Housewares manufacturers waste tens, if not hundreds, of thousands of dollars every year introducing new products that don’t sell. Money that they would not have wasted if they had done product concept testing early in the product development process.

How Product Concept Testing Saves Money

Product concept tests cost a whole lot less than what it costs to develop a new product. By conducting concept testing early in the development process, housewares companies can figure out which product concepts have a high probability of success and which have a low probability of success — before they have invested tens of thousands of dollars in development and tooling.

A kitchenware manufacturer that I worked with a couple of years ago saved $17,000 in tooling costs by dropping the four kitchen gadgets that had purchase likelihood scores of less than 25%. (A purchase likelihood score of 25% means that 25% of the survey respondents said that they would be “very” or “completely” likely to purchase the product at the given price.)

How Product Concept Testing Works

Concept testing determines how interested consumers are in a new product idea. I use a battery of questions that measures interest along four key dimensions: likeability, desirability/need, uniqueness/superiority, and purchase likelihood. In other words, I ask questions to find out whether survey participants like the product concept, whether they think the product is better than what is already on the market, how well the product meets their needs or solves their problems, and how likely they would be to purchase the product. Then I ask questions to find out what they do and don’t like about the product and why they would or would not purchase the product.

I conduct product concept tests with my proprietary panel of HomeTrend Influentials (HIP) for two reasons. First, because they are the bellwether for the mainstream population. If the HIPsters embrace a new product, it is highly likely that the mainstream population will also embrace it. Likewise, if they reject a new product, chances are the mainstream population will, too. Second, because the HIPsters put a lot of thought into their answers so I know that I will be able to glean a lot of insight from their responses.

Product concept testing protects against bad decision making. It provides another viewpoint — that of the people who are actually going to buy and use the product — to help counter the blinders-on optimism that the people developing the product often get as they fall in love with their product. It also protects against HiPPO-driven decision making. HiPPO stands for “the highest paid person’s opinion”. The term refers to those people who have the final word on any design issue on the basis that they’re the highest paid person in the room.

Product concept testing does not replace management intuition and experience. Certainly, intuition grounded by years of in-market experience should always be listened to carefully, but it pays to augment even the best intuition with consumer feedback.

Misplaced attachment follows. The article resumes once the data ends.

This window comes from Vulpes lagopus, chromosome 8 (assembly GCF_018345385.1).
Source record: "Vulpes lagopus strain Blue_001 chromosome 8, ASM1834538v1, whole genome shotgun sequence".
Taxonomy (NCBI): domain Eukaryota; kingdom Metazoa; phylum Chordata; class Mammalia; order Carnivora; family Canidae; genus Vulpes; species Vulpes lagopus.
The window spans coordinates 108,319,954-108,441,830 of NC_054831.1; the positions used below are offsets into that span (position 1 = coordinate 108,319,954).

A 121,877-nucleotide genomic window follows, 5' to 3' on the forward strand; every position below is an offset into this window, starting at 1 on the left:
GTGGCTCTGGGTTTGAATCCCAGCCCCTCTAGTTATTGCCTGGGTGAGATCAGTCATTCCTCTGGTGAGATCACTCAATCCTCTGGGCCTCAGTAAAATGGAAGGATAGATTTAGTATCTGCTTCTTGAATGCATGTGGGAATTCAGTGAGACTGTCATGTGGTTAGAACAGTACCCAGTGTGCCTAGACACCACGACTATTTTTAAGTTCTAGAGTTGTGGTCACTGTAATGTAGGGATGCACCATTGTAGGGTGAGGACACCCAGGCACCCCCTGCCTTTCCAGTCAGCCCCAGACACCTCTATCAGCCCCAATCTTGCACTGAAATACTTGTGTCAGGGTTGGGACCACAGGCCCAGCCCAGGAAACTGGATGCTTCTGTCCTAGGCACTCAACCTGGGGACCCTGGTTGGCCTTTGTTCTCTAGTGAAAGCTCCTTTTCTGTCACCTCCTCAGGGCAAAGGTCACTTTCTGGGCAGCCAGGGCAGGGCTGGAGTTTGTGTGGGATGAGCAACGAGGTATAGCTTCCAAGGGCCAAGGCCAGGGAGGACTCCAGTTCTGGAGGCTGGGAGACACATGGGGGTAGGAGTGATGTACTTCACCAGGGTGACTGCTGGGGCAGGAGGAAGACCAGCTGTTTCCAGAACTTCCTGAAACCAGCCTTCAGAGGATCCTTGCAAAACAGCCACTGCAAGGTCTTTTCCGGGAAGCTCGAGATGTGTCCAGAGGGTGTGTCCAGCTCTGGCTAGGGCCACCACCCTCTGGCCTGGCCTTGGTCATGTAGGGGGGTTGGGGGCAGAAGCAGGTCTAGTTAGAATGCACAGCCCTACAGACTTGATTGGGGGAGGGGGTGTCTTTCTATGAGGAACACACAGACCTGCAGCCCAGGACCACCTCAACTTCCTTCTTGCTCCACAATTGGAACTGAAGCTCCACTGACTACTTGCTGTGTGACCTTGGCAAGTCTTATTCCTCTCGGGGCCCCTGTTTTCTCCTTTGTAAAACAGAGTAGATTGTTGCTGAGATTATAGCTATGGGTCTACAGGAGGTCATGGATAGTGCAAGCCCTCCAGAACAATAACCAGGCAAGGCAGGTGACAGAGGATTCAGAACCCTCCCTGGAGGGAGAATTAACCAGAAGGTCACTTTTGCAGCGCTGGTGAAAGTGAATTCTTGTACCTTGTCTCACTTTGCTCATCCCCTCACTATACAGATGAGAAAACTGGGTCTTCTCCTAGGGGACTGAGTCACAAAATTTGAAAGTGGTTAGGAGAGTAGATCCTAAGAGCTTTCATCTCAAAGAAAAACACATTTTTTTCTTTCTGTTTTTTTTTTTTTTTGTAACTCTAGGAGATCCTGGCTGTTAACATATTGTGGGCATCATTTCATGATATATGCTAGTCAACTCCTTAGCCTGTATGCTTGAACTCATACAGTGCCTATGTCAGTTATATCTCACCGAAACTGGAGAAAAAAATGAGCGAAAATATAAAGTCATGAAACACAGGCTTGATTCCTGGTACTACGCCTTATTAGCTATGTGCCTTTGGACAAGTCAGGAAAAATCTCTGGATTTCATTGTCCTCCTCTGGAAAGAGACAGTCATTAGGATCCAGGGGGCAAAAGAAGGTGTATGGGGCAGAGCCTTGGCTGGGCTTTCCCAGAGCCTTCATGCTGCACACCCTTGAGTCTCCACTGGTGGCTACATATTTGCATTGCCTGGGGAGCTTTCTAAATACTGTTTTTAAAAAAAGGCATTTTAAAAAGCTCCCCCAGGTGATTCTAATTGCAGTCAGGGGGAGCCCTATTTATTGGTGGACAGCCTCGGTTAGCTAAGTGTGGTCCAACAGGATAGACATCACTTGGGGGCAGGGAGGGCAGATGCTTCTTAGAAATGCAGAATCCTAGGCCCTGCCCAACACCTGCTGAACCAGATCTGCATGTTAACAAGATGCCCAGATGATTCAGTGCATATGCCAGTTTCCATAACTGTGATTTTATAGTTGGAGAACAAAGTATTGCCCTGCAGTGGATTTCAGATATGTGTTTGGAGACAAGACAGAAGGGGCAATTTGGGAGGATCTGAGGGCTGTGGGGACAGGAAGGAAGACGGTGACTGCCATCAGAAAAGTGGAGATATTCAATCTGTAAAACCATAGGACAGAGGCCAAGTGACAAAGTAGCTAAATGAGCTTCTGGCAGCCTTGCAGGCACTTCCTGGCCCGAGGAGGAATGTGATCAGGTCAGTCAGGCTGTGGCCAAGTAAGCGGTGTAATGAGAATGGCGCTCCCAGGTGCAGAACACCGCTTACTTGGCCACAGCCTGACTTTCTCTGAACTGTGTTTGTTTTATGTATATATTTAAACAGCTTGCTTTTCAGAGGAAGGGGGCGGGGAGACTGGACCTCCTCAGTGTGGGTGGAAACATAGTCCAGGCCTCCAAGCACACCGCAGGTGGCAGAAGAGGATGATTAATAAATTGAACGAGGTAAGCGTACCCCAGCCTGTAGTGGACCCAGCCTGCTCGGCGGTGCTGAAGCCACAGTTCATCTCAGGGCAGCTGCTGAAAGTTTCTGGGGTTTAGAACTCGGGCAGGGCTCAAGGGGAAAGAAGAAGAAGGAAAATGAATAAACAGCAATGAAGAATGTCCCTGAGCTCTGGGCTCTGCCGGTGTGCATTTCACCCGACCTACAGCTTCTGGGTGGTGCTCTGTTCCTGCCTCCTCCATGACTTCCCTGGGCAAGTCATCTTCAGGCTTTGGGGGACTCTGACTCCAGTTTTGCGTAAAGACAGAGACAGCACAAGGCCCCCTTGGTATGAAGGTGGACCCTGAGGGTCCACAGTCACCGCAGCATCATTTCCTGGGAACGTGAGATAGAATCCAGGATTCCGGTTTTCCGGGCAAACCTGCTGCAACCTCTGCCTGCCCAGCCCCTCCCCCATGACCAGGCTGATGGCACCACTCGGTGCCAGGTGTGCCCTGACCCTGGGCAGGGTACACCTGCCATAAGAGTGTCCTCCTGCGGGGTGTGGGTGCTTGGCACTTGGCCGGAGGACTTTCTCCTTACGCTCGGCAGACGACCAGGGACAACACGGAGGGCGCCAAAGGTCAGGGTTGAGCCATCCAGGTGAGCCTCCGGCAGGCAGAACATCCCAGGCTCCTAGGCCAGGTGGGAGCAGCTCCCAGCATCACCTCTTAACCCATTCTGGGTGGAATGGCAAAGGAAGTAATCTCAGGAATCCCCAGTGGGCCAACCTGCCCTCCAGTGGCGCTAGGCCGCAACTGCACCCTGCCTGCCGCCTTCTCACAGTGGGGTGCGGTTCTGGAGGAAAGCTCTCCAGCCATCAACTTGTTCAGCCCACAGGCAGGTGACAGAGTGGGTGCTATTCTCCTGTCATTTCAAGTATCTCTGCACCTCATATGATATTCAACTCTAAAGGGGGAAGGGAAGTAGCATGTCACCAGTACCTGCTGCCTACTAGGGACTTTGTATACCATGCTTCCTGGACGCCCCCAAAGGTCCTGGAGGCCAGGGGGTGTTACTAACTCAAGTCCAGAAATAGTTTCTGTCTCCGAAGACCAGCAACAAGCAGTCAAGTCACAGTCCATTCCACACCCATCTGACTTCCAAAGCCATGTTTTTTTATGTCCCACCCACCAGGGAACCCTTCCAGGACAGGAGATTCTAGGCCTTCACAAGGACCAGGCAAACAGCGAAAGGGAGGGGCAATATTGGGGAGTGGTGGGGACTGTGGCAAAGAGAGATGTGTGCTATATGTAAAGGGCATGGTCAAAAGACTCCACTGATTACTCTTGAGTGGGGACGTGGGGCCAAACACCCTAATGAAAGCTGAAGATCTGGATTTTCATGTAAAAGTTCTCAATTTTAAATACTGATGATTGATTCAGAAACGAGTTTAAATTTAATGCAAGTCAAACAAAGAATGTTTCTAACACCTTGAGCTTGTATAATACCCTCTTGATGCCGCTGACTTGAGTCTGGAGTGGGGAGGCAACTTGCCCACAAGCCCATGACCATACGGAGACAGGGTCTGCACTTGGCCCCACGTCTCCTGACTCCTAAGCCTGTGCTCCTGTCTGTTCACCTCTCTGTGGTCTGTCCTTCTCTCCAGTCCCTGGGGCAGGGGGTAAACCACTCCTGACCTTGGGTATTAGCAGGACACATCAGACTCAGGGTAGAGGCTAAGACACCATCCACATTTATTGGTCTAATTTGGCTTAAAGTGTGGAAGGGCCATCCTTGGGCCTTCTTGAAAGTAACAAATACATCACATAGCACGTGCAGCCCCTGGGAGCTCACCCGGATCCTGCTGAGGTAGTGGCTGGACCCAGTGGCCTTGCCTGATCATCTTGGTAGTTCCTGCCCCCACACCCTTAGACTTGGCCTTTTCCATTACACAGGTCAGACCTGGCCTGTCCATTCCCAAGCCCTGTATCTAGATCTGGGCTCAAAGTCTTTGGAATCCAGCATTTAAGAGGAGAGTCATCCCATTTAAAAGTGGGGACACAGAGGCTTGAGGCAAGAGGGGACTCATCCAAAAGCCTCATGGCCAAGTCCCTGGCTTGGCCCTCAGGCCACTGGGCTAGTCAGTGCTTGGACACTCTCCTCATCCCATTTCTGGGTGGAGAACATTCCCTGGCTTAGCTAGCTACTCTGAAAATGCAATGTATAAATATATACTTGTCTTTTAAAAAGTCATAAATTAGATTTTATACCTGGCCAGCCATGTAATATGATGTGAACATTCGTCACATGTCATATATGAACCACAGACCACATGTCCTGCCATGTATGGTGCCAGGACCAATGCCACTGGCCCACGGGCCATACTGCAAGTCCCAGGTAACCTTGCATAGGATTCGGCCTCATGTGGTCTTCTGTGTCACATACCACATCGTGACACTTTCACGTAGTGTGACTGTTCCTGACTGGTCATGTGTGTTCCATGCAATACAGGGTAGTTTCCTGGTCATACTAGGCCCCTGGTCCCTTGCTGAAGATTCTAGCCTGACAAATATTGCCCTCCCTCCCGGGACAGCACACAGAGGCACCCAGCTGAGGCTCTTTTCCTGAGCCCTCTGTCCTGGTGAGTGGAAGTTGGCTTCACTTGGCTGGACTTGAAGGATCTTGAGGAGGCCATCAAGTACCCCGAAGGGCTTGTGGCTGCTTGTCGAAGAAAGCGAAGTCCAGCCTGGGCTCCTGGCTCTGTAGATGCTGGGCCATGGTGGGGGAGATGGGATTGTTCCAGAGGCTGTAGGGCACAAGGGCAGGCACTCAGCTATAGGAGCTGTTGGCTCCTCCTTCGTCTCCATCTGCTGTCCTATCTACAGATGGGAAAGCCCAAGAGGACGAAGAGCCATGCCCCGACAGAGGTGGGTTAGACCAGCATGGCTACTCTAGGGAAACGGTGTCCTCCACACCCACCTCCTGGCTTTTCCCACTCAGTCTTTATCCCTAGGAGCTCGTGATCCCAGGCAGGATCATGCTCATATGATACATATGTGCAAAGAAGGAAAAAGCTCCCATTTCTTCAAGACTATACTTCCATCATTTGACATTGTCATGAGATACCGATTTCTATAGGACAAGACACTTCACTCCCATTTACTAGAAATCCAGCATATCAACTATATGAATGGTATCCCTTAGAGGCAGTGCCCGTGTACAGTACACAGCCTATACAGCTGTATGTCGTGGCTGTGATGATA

Product Concept Testing Works

I readily admit that product concept testing has its flaws. It does not measure actual behavior. It does not simulate the real world of a retail store. Survey participants don’t get to actually see, touch, feel, and use the product.

But despite the flaws inherent in the methodology, product concept testing works. Research proves that it is predictive of new product success.

In the late 1980’s, Sunbeam Appliance Co., then a division of Allegheny International, determined that its concept testing procedure was predictive of the success of several product ideas that were developed, marketed and broadly distributed. The test also successfully predicted the failure of several products that the company did not develop but that were introduced by competitors.

A 2011 study I did found a correlation between purchase likelihood scores and how well the product met company expectations. All of the products with top two box purchase likelihood scores of 30% or more met or exceeded company expectations. All the products with purchase likelihood scores of 24% or below failed to meet expectations. Products with purchase likelihood scores in the range of 20% to 29% fell into the gray area: three failed to meet expectations and two exceeded expectations.

Should you add product concept testing to your company’s new product development process?

Ask yourself these two questions to find out.

  • How many of the new products that your company introduced in the past couple of years failed to meet expectations?
  • How much does it cost on average to develop a new product, including tooling?
  • Now do the math. Multiply your answer to question 1 by your answer to question 2.

If the answer shocks you, you might want to consider adding product concept testing to your company’s new product development process.